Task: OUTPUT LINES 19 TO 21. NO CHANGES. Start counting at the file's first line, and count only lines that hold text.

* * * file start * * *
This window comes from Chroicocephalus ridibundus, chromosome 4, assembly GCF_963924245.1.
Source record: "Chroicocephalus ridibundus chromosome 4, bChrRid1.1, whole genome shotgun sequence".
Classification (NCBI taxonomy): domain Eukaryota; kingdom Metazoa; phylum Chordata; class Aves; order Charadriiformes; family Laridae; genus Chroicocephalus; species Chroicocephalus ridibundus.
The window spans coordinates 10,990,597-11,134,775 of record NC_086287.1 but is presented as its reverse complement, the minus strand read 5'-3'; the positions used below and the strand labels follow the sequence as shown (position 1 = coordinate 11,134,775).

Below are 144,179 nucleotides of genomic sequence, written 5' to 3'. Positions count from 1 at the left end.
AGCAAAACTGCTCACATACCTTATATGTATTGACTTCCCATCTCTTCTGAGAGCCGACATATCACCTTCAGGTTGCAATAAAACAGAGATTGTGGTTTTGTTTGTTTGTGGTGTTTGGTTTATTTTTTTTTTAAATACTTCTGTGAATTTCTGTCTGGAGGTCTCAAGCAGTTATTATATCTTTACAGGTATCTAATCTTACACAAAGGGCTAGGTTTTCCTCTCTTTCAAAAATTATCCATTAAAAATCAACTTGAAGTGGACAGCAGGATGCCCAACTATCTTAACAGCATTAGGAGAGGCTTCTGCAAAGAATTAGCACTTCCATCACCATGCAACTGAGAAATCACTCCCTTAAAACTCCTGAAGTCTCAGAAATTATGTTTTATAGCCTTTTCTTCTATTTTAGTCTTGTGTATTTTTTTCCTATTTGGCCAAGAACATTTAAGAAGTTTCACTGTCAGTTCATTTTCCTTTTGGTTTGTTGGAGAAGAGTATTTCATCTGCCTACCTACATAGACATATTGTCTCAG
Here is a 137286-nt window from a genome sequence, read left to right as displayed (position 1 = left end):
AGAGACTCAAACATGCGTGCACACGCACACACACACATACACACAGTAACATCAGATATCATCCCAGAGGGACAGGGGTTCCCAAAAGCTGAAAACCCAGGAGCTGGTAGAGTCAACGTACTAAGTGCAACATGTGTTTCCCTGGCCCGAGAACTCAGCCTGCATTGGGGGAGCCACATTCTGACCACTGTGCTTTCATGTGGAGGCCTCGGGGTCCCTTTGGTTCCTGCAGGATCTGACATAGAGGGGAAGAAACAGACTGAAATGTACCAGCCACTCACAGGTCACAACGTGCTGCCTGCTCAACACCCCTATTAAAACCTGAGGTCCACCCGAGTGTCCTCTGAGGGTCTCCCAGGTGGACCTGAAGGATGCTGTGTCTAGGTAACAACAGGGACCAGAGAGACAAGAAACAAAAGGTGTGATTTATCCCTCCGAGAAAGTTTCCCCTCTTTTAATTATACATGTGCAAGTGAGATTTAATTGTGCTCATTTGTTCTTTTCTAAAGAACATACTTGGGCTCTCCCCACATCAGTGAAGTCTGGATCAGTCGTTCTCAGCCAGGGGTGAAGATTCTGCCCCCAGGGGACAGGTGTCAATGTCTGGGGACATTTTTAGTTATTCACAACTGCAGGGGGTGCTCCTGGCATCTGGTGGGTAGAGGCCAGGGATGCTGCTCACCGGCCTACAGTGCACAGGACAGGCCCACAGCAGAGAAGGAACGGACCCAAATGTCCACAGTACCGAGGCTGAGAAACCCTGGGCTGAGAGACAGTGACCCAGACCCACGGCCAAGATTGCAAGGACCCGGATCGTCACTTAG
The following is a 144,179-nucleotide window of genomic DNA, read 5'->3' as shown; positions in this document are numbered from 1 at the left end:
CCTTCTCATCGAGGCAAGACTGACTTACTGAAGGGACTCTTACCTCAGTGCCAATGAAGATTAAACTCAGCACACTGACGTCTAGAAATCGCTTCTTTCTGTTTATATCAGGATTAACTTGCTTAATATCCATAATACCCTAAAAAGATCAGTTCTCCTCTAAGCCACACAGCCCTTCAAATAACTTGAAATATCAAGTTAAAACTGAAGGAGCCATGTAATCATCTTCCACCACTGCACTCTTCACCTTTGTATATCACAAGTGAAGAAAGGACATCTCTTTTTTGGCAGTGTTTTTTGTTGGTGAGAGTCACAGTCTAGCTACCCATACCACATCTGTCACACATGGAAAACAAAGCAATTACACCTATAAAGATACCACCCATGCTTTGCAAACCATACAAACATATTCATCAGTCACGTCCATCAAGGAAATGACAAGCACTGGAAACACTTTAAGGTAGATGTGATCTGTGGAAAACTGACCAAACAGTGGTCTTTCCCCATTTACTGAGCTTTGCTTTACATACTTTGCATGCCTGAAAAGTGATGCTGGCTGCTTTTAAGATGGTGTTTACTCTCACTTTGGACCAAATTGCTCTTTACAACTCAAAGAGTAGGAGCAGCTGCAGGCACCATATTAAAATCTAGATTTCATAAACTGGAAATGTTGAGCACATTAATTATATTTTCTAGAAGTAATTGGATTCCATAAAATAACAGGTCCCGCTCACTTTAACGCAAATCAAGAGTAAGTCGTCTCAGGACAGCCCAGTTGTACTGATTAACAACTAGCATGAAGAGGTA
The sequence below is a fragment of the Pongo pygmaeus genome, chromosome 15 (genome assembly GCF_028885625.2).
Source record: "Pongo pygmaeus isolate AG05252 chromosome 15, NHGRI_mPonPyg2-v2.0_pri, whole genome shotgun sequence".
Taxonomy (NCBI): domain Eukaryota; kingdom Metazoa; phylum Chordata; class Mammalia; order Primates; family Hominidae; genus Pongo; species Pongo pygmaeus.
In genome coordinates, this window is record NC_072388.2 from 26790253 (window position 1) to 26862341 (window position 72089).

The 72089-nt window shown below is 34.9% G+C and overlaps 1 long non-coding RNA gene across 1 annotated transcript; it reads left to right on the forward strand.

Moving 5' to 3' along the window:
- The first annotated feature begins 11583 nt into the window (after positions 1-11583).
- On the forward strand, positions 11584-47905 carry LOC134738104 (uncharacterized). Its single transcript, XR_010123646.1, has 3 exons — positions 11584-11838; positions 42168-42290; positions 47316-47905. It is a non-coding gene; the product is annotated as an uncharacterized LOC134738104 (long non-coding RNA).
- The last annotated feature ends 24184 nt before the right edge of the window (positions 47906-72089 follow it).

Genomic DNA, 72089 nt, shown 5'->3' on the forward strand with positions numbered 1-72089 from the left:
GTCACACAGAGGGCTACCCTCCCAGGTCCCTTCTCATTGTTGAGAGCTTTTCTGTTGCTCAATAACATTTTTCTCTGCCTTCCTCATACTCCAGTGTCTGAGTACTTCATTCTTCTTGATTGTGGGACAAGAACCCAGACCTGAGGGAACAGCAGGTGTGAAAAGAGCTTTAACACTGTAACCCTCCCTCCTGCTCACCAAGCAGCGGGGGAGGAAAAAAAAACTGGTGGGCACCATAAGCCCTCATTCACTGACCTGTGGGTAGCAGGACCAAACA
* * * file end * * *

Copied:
- The last annotated feature ends 24184 nt before the right edge of the window (positions 47906-72089 follow it).

Genomic DNA, 72089 nt, shown 5'->3' on the forward strand with positions numbered 1-72089 from the left:
GTCACACAGAGGGCTACCCTCCCAGGTCCCTTCTCATTGTTGAGAGCTTTTCTGTTGCTCAATAACATTTTTCTCTGCCTTCCTCATACTCCAGTGTCTGAGTACTTCATTCTTCTTGATTGTGGGACAAGAACCCAGACCTGAGGGAACAGCAGGTGTGAAAAGAGCTTTAACACTGTAACCCTCCCTCCTGCTCACCAAGCAGCGGGGGAGGAAAAAAAAACTGGTGGGCACCATAAGCCCTCATTCACTGACCTGTGGGTAGCAGGACCAAACA